Schmoozing won’t get you anywhere in the CFA program.
To earn the chartered financial analyst certification, Wall Street’s aspiring asset managers need to have stone-cold mastery of skills like valuing stocks and analyzing financial statements — not after-hours networking drinks that are hallmarks of an expensive MBA program, an alternative path to getting a job.
The CFA route has been held up as a no-nonsense, low-cost path to getting a foot in the door of the otherwise still-clubby world of high finance. The only catch? It’s never been tougher to succeed on the trio of exams.
Pass rates have plunged during the pandemic, reigniting a debate over which designation is the smartest for snagging a Wall Street job. Only 25% of test takers passed May’s Level I exam and just 42% cleared Level III — both the lowest since testing began in 1963. At top MBA programs, graduation rates are above 90%.
It’s enough to make some question whether all the positive attributes of the CFA program — the meritocracy, the accessibility, the affordability — are outweighed by the strains on candidates’ time and effort. Especially when the majority are told they’ve failed, sometimes many times over.
“It’s an enormous sunk cost if you don’t pass,” said Paul Hoenck, an investment analyst at Parkview Advisors in London who completed the CFA program in 2017. “It’s not something you can afford to take on if it’s not where your heart is.”
Hoenck knows from experience: He failed and had to retake the Level II exam, considered by many to be the most challenging. CFA candidates on average take four to five years to get their charters, spending more than 300 hours studying for each level.
Still, the difference in cost is enormous. A candidate can pass all three exams and earn the CFA charter for less than $3,000 and study around their work schedule. Tuition for a full-time Master of Business Administration degree is upward of $140,000 at top universities, to say nothing of potential room and board, books and lost wages for two years spent going to classes.
Both the CFA Institute and business schools dangle the prospect of high salaries to those who go through their curricula.
The self-reported statistics don’t point to a clear winner. According to a CFA Society Chicago survey, more than one-fifth of charter-holders are portfolio managers, with bond traders boasting a median total compensation of $213,000 and those in equities earning $251,500. The highest average combined salary and bonus among 2020 graduates of top MBA programs was upward of $170,000, according to an annual survey from U.S. News. An MBA, which includes classes on leadership or marketing, also typically offers a wider potential career path than the CFA.
Some people get both. Tammy Neff originally completed her MBA at the University of Pittsburgh in 1994. That helped her get a job as the director of operations for a physician’s practice, but then she realized she wanted to do something more “fiscal and tangible.” So she started making her way through the CFA exams, passing Level 1 in 2001 and finishing in 2006. She’s now an equity strategist at Hefren-Tillotson Inc., where she builds portfolios of stocks that she thinks will perform well.
“To work in the investment management side where you pick stocks from the ground up, I felt like I needed that extra training and credential” that the CFA provides, she said.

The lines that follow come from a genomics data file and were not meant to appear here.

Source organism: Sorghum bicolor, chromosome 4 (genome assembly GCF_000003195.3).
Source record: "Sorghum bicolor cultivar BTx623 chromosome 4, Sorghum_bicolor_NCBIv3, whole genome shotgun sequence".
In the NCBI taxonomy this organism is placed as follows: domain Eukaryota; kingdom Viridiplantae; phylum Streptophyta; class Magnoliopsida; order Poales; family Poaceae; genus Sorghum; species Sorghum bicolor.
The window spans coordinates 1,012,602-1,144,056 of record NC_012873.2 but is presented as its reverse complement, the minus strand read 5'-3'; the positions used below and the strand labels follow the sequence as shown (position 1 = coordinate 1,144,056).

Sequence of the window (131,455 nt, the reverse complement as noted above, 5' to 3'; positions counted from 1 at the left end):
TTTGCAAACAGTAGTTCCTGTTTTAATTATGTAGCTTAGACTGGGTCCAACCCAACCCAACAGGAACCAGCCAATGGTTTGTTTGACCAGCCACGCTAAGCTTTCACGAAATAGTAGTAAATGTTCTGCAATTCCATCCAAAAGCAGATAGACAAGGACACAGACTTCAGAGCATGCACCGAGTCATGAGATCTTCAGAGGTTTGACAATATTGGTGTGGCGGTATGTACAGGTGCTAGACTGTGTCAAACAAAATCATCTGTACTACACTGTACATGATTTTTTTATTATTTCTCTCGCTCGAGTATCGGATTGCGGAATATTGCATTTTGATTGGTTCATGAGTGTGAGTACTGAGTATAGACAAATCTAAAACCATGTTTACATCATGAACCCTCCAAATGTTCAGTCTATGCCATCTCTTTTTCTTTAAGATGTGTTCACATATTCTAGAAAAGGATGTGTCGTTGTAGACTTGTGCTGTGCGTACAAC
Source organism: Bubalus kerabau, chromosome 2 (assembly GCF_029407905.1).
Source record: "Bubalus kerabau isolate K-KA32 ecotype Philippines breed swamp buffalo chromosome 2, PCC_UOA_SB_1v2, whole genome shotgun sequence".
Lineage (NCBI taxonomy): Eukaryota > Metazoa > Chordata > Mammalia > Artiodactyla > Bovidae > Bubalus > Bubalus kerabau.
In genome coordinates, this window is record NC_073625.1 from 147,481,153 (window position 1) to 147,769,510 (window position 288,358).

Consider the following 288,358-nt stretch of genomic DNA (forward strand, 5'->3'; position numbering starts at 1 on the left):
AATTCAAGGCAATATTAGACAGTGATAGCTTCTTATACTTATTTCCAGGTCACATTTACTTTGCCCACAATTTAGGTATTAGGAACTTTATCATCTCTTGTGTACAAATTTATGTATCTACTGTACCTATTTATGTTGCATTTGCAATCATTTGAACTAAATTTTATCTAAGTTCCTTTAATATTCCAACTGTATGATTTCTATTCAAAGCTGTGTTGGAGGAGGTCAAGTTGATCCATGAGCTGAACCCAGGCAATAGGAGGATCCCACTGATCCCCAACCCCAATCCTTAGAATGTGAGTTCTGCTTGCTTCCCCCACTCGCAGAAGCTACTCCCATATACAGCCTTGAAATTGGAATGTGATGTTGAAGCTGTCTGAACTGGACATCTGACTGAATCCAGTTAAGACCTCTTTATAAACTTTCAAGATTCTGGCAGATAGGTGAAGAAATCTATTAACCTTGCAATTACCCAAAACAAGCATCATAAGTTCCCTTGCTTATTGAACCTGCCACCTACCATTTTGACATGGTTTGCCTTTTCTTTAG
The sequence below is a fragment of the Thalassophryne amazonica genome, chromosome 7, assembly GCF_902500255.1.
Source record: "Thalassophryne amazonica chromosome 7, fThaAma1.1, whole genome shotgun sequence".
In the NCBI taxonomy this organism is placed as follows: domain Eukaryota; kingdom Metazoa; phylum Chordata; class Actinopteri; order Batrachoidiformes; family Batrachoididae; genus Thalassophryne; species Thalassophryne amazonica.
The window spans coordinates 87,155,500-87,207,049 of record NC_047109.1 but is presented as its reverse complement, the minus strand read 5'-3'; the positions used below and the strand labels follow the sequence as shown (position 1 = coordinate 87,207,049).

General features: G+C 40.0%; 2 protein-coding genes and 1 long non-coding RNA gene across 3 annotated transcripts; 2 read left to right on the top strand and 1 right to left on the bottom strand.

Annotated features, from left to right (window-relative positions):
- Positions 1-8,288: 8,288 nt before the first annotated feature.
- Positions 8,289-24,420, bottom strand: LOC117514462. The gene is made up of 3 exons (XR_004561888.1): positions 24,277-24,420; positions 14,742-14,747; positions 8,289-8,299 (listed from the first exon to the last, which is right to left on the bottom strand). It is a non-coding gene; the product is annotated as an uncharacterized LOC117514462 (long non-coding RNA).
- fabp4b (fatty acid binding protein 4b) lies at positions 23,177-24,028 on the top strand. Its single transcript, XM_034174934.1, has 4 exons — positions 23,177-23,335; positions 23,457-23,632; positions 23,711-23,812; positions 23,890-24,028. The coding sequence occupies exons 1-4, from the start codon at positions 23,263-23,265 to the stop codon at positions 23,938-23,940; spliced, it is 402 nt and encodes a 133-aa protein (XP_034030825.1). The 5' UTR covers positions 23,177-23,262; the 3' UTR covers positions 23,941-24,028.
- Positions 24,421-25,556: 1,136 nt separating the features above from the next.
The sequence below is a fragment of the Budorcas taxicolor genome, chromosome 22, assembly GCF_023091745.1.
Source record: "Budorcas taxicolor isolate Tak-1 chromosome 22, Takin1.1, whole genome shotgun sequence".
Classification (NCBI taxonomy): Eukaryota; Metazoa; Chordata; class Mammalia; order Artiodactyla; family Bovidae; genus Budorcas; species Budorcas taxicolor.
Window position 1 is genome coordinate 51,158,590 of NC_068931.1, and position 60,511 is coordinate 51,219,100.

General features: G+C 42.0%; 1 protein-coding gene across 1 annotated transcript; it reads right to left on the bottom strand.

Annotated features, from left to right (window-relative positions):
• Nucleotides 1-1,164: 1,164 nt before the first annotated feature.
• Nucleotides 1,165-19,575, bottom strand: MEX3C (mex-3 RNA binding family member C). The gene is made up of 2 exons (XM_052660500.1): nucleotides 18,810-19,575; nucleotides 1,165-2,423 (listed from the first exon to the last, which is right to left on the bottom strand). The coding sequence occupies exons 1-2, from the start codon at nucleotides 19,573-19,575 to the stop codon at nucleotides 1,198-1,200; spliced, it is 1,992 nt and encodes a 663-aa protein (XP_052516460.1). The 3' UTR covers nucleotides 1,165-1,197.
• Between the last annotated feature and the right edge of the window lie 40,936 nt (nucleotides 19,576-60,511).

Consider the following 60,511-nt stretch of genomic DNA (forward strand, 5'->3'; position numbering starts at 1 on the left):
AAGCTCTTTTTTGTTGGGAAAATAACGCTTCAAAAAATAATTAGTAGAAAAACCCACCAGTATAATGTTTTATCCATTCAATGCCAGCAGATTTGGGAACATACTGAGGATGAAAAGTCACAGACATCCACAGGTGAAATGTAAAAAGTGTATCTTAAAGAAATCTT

Robin Young, CEO of the online academy Behaving Wealthy, got an MBA from Webster University in 2006. She then started down the path of getting her CFA but realized she didn’t need the technical certificate to continue to build her own business.
“Credentials help you open the door, but soft skills help you close the door,” she said.
Still, Young thinks there’s merit to the CFA program — particularly for candidates who don’t have deep family connections to money and power, or who face discrimination.
“When you want to stand in front of people who may give you resistance for whatever reason — race, class or age — it really levels the playing field,” Young, who is Black, said of the CFA program.
The pitch of MBA advocates is that the path to a successful finance career isn’t entirely through textbooks. One of the main benefits of business school is the connections with professors and fellow aspiring executives.
“Whenever someone asks me if an MBA is worth it, I will tell them you’re more or less going to forget 90% of what you learn — and same with the CFA program,” said Kevin Frisz, a portfolio manager at William James & Co., a small hedge fund, who got an MBA rather than a CFA.
He got his first post-MBA job because the firm was recruiting on campus. “The value that is most lasting with the MBA is the value of the networking,” he said. “There’s really no way I could’ve gotten in the door otherwise.”
The odds of getting into Harvard Business School or the Stanford Graduate School of Business — two of the top three programs in Bloomberg’s annual rankings — are just as daunting as passing all three CFA exams in three tries. It’s an even bigger challenge with middling undergraduate grades or a mediocre Graduate Management Admissions Test (GMAT) score.
The CFA program, by contrast, abides by something closer to that famous line in the investing world: Past performance is no guarantee of future results. Anyone can take the exam, no matter their grades or backgrounds.
The time-intensive aspect of the CFA program indicates to employers that a potential job candidate is committed to a finance career, said Keith Akre, a vice president at Stillman Bank in Rockford, Illinois. He has both a CFA charter and an MBA from Western Illinois University.
“The time required is intentional and part of the process,” he said. “It’s not just ‘is this person smart enough,’ but it’s measuring on a conscientiousness score to say: Is this person dedicated enough?”